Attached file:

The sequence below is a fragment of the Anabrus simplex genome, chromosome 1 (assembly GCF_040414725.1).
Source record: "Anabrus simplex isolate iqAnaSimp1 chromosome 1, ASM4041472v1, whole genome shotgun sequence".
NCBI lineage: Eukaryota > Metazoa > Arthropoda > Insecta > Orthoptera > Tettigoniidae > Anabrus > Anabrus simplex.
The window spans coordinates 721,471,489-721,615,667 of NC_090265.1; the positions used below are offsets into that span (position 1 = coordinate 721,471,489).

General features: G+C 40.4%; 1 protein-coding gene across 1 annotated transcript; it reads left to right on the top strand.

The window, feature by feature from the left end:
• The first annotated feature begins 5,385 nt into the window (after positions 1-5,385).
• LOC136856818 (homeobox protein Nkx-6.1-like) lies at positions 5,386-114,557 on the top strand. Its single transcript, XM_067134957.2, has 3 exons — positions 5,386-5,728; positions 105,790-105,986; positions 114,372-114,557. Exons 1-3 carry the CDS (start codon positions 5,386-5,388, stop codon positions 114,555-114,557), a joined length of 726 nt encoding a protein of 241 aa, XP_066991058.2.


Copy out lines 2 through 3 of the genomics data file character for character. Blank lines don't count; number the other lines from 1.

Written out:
Source record: "Anabrus simplex isolate iqAnaSimp1 chromosome 1, ASM4041472v1, whole genome shotgun sequence".
NCBI lineage: Eukaryota > Metazoa > Arthropoda > Insecta > Orthoptera > Tettigoniidae > Anabrus > Anabrus simplex.